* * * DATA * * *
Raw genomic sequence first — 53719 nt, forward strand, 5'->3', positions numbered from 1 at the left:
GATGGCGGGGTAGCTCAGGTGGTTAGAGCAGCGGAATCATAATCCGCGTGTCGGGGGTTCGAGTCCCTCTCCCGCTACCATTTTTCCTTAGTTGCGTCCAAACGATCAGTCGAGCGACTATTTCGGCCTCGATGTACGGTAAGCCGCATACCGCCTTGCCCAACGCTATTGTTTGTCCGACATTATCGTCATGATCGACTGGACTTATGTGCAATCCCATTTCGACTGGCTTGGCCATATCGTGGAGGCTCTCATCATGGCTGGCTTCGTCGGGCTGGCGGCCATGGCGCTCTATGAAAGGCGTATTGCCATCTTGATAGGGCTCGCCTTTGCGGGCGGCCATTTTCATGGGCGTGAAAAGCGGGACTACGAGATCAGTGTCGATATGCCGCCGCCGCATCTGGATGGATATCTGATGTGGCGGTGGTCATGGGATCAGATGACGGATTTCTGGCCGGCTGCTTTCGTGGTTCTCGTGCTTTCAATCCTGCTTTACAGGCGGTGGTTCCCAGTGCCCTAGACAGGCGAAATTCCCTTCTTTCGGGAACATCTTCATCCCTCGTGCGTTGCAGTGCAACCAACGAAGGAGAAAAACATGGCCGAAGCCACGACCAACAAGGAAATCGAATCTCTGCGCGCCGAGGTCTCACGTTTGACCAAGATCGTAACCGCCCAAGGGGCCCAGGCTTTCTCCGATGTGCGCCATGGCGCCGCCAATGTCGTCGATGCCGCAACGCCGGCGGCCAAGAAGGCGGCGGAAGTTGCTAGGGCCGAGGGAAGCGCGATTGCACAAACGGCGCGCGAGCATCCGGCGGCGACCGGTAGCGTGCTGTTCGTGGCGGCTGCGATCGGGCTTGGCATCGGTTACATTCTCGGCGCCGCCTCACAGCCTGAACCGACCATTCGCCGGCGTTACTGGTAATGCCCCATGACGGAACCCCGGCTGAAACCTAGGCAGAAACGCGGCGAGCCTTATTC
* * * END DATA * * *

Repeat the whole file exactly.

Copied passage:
Raw genomic sequence first — 53719 nt, forward strand, 5'->3', positions numbered from 1 at the left:
GATGGCGGGGTAGCTCAGGTGGTTAGAGCAGCGGAATCATAATCCGCGTGTCGGGGGTTCGAGTCCCTCTCCCGCTACCATTTTTCCTTAGTTGCGTCCAAACGATCAGTCGAGCGACTATTTCGGCCTCGATGTACGGTAAGCCGCATACCGCCTTGCCCAACGCTATTGTTTGTCCGACATTATCGTCATGATCGACTGGACTTATGTGCAATCCCATTTCGACTGGCTTGGCCATATCGTGGAGGCTCTCATCATGGCTGGCTTCGTCGGGCTGGCGGCCATGGCGCTCTATGAAAGGCGTATTGCCATCTTGATAGGGCTCGCCTTTGCGGGCGGCCATTTTCATGGGCGTGAAAAGCGGGACTACGAGATCAGTGTCGATATGCCGCCGCCGCATCTGGATGGATATCTGATGTGGCGGTGGTCATGGGATCAGATGACGGATTTCTGGCCGGCTGCTTTCGTGGTTCTCGTGCTTTCAATCCTGCTTTACAGGCGGTGGTTCCCAGTGCCCTAGACAGGCGAAATTCCCTTCTTTCGGGAACATCTTCATCCCTCGTGCGTTGCAGTGCAACCAACGAAGGAGAAAAACATGGCCGAAGCCACGACCAACAAGGAAATCGAATCTCTGCGCGCCGAGGTCTCACGTTTGACCAAGATCGTAACCGCCCAAGGGGCCCAGGCTTTCTCCGATGTGCGCCATGGCGCCGCCAATGTCGTCGATGCCGCAACGCCGGCGGCCAAGAAGGCGGCGGAAGTTGCTAGGGCCGAGGGAAGCGCGATTGCACAAACGGCGCGCGAGCATCCGGCGGCGACCGGTAGCGTGCTGTTCGTGGCGGCTGCGATCGGGCTTGGCATCGGTTACATTCTCGGCGCCGCCTCACAGCCTGAACCGACCATTCGCCGGCGTTACTGGTAATGCCCCATGACGGAACCCCGGCTGAAACCTAGGCAGAAACGCGGCGAGCCTTATTC